Tag Archives: Humanity
A portrait should represent your likeness and evoke your emotional energy.
That is my goal when making your portrait.
I think of your portrait as being an image representing the outside and inside of you. A single image if made with focus and connection can be a true representation of your persona. However, no manner how successful the single image is it will not represent the whole truth of who you are because you are way too complex. At the moment the photograph is made you may be open and the still image can communicate that openness. You may also be quiet, cautious, and have wit, chances are the single picture will not communicate all of those aspects of your persona. When making your portrait I will guide you to being present in the moment and not get concerned about trying to show all the aspects of your persona. Let’s be satisfied with getting one image that reflects who you are.
When you open your spirit and allow your energy to move and I focus my attention and spirit we can connect in 125th of a second to create an image that communicates your persona.
My Portrait Studio is located in downtown Sarasota at 1338 Central Avenue, Sarasota, FL 34236. I’ve put a lot of intention into creating a space that is warm, comfortable and safe with the goal that you will feel good about having your portrait made. I look forward to working with you to “capture” your persona.
To schedule a time to make your portrait contact me; WayneEastep@Gmail.com or call 917.675.0640.
A Good Day for Humanity in America
There are a few items I always travel with: a copy of The Constitution of the United States of America along with a copy of The Declaration of Independence.
Last week may go down in American history as one of those milestone markers in the evolution of The United States as it strives for the higher good and a more perfect union.
The three decisions last week by the U.S. Supreme Court once again reaffirmed our nation’s commitment to be guided by the principles established in the Constitution. I celebrate these decisions by the Supreme Court that recognize and reaffirm the commitment of the U.S. Constitution to: “Liberty to all, Dignity, Moving the Nation toward a more integrated society, The power to make the law rests with those chosen by the people, The role of the Supreme Court is to say what the law is, Congress passed the Affordable Care Act to improve health insurance markets, not to destroy them”
Friday brought the eloquent eulogy by President Obama for Charleston pastor Reverend Clementa Pinckney. The speech was equal parts catharsis and content. Truth was spoken clearly. We as citizens must now do our part and take action to right the wrongs of racism among us. Working for real equality and dignity for African Americans and people of all races and ethnicities makes life for me as a white man more freer and full of liberty. As the President said, “We don’t need another conversation about racism.”
This modest post is one action I can take to speak up for fairness, justice and equality. I walk and work with those who want to move forward toward the common good.
“History will have to record that the greatest tragedy of this period of social transition was not the strident clamor of the bad people, but the appalling silence of the good people.” Martin Luther King, Jr.
Here is a summary of the monumental decisions by the U.S. Supreme Court:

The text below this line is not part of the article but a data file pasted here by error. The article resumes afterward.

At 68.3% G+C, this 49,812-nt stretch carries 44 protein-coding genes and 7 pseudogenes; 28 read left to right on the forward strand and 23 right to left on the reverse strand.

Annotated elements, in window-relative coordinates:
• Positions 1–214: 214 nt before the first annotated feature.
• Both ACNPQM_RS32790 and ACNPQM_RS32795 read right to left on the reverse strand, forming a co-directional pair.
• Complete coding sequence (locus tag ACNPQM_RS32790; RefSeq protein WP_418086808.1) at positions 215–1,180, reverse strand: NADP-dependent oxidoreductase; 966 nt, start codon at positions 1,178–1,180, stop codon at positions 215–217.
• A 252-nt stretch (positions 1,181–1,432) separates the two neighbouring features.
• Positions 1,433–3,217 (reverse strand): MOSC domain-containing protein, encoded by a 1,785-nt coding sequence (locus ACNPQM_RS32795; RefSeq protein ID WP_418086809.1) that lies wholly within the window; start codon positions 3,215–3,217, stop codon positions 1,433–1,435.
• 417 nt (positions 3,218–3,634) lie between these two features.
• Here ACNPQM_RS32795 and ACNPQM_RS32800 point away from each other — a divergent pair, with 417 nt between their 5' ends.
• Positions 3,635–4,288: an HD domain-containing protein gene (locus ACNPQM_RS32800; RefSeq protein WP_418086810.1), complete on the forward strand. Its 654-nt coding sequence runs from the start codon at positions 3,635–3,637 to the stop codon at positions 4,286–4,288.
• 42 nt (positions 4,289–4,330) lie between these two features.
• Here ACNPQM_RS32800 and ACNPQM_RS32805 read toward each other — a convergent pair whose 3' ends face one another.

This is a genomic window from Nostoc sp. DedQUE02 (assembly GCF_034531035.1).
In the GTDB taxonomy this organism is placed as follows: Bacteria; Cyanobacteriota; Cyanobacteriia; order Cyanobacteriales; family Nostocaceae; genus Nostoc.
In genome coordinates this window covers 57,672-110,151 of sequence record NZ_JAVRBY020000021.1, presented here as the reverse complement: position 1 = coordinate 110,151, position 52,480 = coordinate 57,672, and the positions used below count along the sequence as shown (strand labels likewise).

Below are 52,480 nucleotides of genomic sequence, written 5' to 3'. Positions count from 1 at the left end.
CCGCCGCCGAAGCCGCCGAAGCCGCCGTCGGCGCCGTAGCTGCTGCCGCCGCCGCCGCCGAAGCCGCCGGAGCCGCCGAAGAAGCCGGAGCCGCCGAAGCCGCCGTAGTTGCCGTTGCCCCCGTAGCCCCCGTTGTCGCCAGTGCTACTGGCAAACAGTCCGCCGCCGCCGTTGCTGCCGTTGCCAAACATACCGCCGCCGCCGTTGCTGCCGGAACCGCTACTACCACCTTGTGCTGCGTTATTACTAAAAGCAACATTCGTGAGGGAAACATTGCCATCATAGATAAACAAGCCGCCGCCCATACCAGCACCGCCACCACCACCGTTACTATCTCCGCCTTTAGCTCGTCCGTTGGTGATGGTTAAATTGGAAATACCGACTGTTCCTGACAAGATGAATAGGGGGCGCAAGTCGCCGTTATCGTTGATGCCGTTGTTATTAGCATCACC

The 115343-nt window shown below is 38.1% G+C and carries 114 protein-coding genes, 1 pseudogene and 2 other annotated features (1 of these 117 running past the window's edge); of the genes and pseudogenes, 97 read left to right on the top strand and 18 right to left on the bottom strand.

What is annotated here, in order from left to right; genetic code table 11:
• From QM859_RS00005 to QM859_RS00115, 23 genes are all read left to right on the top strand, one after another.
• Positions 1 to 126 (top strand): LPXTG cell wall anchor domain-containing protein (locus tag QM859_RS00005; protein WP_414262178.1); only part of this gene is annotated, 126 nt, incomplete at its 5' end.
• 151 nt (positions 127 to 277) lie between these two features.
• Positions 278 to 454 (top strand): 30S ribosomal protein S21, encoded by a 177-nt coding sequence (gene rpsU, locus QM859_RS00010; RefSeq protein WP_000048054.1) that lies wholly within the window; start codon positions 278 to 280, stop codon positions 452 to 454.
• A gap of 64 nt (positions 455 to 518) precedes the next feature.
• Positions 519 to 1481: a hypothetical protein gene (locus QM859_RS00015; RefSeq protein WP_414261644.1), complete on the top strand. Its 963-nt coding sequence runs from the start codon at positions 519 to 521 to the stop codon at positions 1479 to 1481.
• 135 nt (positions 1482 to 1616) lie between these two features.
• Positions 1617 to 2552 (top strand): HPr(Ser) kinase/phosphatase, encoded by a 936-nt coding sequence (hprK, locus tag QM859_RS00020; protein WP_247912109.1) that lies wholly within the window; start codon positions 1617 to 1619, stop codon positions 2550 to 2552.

1. Obergefell v. Hodges The right for two people of the same sex to marry.
JUSTICE KENNEDY delivered the opinion of the Court.
2. Texas Dept. of Housing and Community Affairs v. Inclusive Communities Project, Inc. Reaffirmation of the Fair Housing Act.
JUSTICE KENNEDY delivered the opinion of the Court.
“Much progress remains to be made in our Nation’s continuing struggle against racial
isolation. In striving to achieve our “historic commitment to creating an integrated
society,” Parents Involved, supra, at 797 (KENNEDY, J., concurring in part and concurring in judgment), we must remain wary of policies that reduce homeowners to nothing more than their race. But since the passage of the Fair Housing Act in 1968 and against the backdrop of disparate-impact liability in nearly every jurisdiction,
many cities have become more diverse. The FHA must play an important part in avoiding the Kerner Commission’s grim prophecy that “[o]ur Nation is moving toward
two societies, one black, one white—separate and un-equal.” Kerner Commission Report 1. The Court acknowledges the Fair Housing Act’s continuing role in moving the
Nation toward a more integrated society. The judgment of the Court of Appeals for the Fifth Circuit is affirmed, and the case is remanded for further proceedings consistent with this opinion. It is so ordered.”
3. King v. Burwell Affordable Care Act upheld.
Chief Justice Roberts delivered the opinion of the Court.
“In a democracy, the power to make the law rests with those chosen by the people. Our role is more confined—“to say what the law is.” Marbury v. Madison, 1 Cranch 137, 177 (1803). That is easier in some cases than in others. But in every case we must respect the role of the Legislature, and take care not to undo what it has done. A fair reading of legislation demands a fair understanding of the legislative plan. Congress passed the Affordable Care Act to improve health insurance markets, not to destroy them. If at all possible, we must interpret the Act in a way that is consistent with the former, and avoids the latter. Section 36B can fairly be read consistent with what we see as Congress’s plan, and that is the reading we adopt. The judgment of the United States Court of Appeals for the Fourth Circuit is Affirmed.”